In addition to these engagements, Dali and the Hills will be at an insight session at Annual Conference in Columbus, Ohio, on Friday, July 4, at 12:30 p.m. in Room C213-215 of the Columbus Convention Center. Dali will be at the single adults’ lunch group on July 5. The evening of July 5, she is to host a station at the intergenerational activities.

Financial support for the work of the Church of the Brethren in Nigeria and for EYN is being received. Donate to the work of Global Mission and Service in Nigeria at . Donate to the EYN Compassion Fund at . Donate to the Emergency Disaster Fund to support disaster relief work in Nigeria at .

3) Annual Conference bits and pieces

Photo by Regina Holmes — One of the MoR observers on duty at the 2011 Annual Conference. For some years, the Ministry of Reconciliation (MoR) has provided observers as a resource for participants in the Conference business sessions. This year, the ministry also is helping to provide teams of trained volunteers who will be available to be called on as needed throughout the Annual Conference venue.

— Members of the Ministry of Reconciliation (MoR) at Annual Conference will be wearing yellow lanyards and identifying tags. The MoR volunteers are available to meet with anyone needing a listening ear during the Conference. Contact the Ministry of Reconciliation at the On Earth Peace booth or the Annual Conference Office or by calling 620-755-3940.

— A video about the Brethren Service Center in New Windsor, Md., is posted online offering information in advance of a conversation to take place during an Annual Conference business session. At its March meeting the Mission and Ministry Board decided to provide the delegate body of Annual Conference with resources to prepare for “Table Talk” about the Brethren Service Center. There will not be any votes or decisions made, but delegates will have an opportunity to share feedback with the board. In addition to the video, delegates have received a fact sheet and a letter introducing the topic of conversation. Find the video at .

— In preparation for the presentations on Nigeria at Annual Conference, a history and timeline of the Church of the Brethren mission there, which started in 1923, and the emergence of Ekklesiyar Yan’uwa a Nigeria (EYN, the Church of the Brethren in Nigeria) has been posted at .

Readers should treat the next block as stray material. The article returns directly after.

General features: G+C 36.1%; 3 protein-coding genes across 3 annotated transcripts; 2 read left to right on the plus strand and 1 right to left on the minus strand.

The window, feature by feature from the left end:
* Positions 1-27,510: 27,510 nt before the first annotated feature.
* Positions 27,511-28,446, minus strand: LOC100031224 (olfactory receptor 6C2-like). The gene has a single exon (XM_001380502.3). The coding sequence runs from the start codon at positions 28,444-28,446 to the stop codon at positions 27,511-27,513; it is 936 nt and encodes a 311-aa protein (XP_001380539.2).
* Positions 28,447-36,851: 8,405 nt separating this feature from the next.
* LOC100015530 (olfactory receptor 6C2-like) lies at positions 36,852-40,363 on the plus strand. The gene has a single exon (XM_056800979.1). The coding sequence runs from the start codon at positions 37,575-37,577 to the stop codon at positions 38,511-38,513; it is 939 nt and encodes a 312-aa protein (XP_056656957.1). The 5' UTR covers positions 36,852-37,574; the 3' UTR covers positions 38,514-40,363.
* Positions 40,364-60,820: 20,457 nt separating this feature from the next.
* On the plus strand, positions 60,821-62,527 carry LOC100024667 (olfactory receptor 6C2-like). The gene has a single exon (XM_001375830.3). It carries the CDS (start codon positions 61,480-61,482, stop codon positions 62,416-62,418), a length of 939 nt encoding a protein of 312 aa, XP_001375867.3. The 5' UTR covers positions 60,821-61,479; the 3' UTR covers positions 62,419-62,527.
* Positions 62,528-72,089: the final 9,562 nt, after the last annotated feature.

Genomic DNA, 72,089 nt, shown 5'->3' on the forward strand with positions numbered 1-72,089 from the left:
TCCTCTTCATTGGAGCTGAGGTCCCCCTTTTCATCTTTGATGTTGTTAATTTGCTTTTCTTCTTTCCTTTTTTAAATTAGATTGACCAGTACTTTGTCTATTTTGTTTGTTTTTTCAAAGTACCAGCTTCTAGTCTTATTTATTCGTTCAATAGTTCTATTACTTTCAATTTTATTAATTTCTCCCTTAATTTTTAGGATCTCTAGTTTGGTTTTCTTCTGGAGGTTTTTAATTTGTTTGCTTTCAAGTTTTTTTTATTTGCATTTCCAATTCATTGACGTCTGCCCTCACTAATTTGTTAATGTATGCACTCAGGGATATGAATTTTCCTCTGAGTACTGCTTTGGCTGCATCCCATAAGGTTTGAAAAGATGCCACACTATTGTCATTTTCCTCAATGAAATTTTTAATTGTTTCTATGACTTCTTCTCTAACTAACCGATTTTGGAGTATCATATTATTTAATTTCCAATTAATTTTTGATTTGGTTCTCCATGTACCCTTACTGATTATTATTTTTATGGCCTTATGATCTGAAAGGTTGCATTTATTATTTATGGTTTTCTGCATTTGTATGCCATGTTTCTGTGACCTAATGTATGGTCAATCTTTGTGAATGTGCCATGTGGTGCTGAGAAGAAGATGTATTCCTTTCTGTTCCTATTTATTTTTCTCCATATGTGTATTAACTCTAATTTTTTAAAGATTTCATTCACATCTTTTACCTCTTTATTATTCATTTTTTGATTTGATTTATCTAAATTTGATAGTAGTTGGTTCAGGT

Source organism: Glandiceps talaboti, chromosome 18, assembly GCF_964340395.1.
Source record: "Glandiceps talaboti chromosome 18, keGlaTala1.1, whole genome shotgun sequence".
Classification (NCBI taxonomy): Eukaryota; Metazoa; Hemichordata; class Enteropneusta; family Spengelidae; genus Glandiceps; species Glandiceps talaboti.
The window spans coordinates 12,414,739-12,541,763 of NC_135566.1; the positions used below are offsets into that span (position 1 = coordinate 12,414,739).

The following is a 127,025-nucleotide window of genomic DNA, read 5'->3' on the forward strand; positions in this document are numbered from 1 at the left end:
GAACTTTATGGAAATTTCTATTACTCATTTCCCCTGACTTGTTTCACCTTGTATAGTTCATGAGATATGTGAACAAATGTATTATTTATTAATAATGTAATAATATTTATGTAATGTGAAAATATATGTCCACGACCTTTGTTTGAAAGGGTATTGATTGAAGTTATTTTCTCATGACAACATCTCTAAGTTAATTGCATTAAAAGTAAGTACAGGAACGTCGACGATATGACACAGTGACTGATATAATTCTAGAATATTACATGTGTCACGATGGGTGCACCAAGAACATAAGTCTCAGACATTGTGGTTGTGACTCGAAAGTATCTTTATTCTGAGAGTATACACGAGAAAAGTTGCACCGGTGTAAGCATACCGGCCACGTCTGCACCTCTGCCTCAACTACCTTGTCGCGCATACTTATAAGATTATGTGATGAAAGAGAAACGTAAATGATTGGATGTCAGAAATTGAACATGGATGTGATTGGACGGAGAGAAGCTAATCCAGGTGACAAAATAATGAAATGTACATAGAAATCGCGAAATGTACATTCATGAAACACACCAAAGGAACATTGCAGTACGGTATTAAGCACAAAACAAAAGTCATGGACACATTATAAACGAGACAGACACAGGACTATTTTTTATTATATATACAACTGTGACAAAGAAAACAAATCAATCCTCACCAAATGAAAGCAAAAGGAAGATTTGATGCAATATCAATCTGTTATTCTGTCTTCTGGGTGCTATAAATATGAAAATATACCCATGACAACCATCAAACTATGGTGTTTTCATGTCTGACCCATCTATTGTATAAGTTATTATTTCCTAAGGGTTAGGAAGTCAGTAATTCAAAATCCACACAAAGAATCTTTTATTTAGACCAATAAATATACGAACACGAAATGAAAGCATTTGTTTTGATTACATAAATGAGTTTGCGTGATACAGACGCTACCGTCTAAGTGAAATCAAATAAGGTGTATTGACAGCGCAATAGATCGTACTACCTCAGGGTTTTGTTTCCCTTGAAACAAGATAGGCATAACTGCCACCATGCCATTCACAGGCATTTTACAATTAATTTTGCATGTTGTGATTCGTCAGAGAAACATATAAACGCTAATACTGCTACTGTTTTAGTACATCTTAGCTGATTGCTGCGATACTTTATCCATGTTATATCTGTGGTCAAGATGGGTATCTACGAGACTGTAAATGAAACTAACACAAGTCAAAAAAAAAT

— An insight session on Nigeria has been added to the Annual Conference schedule on Friday, July 4, at 12:30 p.m. in room C213-215 in the Columbus Convention Center. Speakers may include Rebecca Dali, wife of Nigerian Brethren president Samuel Dante Dali and founder of the Center for Caring, Empowerment, and Peace Initiatives (CCEPI) and Carl and Roxane Hill, who recently completed a term of service teaching at EYN’s Kulp Bible College in Nigeria. Additional opportunities to share with Rebecca Dali include the single adult lunch group on July 5, and intergenerational activities that evening.

— Young adults in the Church of the Brethren have received a special invitation to attend the General Secretary’s Dinner with Higher Education. Conrad L. Kanagy, professor of sociology at Elizabethtown College, will speak on the theme, “Tearing Down and Building Up: The Work of the Spirit and the Global Church.” The dinner takes place on Saturday, July 5, at 5 p.m. in Rooms C111-112 in the Columbus Convention Center.

— The Womaen’s Caucus is holding a prayer gathering for women on the ballot on Thursday, July 3, at 1:20 p.m. in the Exhibit Hall. The gathering is timed to take place prior to the opening of the afternoon business session at which the Annual Conference delegates are to hold elections. “We recognize that it takes courage to put your name forward and would like to support the women who have done so,” said an announcement of the prayer gathering. “Come and join us for a prayer with them as we prepare to move into a time of voting.”

— “Courage Rising: Conversations of Challenge, Risk, Solidarity” will be part of a new booth configuration for the Open Table Cooperative, Brethren Mennonite Council for LGBT Interests (BMC), Global Women’s Project, and Womaen’s Caucus. These booths will be together in the Exhibit Hall with a space in the center for sponsored conversations, according to an announcement from Open Table. Each group will host several conversations over the course of the Conference on topics ranging from “What’s Queer on Brethren Campuses?” to “Inclusive Language” to “Shrinking Congregations: Dying with Grace or Radical Rebirth?” and more. The full list of conversations is available in the “Progressive Guide to Annual Conference” posted by Open Table at .

— Detailed information about the schedule and events at the 2014 Annual Conference, speakers and worship, insight session, concerts, age group events, meal events, and much more is at .

4) Church poultry project in Nigeria reports progress

By Jeff Boshart

Photo by Jay Wittmeyer
An enclosure for raising chickens in Nigeria

A grant of $40,000 was awarded in 2013 from the Global Food Crisis Fund to the Integrated Community Based Development Programme (ICBDP) of the Rural Development Department of Ekklesiyar Yan’uwa a Nigeria (EYN, the Church of the Brethren in Nigeria), in order to expand its agricultural services. The centerpiece of this new effort has been a poultry project for egg production and to provide day-old chicks to farmers in northeastern Nigeria using half of the grant ($20,000).

After one year of operation, ICBDP reports total net monthly sales averaging N400,000 in the Nigerian currency the Naira ($2,500), with an anticipated accumulated net profit of N4,000,000 ($25,000) by the end of 2014.